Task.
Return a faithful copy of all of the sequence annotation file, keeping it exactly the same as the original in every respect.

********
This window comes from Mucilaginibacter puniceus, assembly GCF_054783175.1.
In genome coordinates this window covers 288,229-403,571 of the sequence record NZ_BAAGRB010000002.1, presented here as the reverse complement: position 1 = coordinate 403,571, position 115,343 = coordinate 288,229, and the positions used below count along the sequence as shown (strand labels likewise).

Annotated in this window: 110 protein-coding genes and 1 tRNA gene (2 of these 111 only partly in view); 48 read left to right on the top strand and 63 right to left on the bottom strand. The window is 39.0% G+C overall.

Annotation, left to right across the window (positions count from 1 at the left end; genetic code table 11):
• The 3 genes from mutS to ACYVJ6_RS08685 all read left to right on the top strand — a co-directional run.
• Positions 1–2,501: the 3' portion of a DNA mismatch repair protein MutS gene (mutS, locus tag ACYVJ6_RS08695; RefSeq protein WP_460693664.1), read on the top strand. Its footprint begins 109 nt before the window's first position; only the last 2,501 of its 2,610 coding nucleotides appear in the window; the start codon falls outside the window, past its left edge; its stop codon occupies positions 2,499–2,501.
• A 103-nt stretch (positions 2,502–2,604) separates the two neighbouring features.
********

This window comes from Mucilaginibacter puniceus, assembly GCF_054783175.1.
In genome coordinates this window covers 288,229-403,571 of the sequence record NZ_BAAGRB010000002.1, presented here as the reverse complement: position 1 = coordinate 403,571, position 115,343 = coordinate 288,229, and the positions used below count along the sequence as shown (strand labels likewise).

Annotated in this window: 110 protein-coding genes and 1 tRNA gene (2 of these 111 only partly in view); 48 read left to right on the top strand and 63 right to left on the bottom strand. The window is 39.0% G+C overall.

Annotation, left to right across the window (positions count from 1 at the left end; genetic code table 11):
• The 3 genes from mutS to ACYVJ6_RS08685 all read left to right on the top strand — a co-directional run.
• Positions 1–2,501: the 3' portion of a DNA mismatch repair protein MutS gene (mutS, locus tag ACYVJ6_RS08695; RefSeq protein WP_460693664.1), read on the top strand. Its footprint begins 109 nt before the window's first position; only the last 2,501 of its 2,610 coding nucleotides appear in the window; the start codon falls outside the window, past its left edge; its stop codon occupies positions 2,499–2,501.
• A 103-nt stretch (positions 2,502–2,604) separates the two neighbouring features.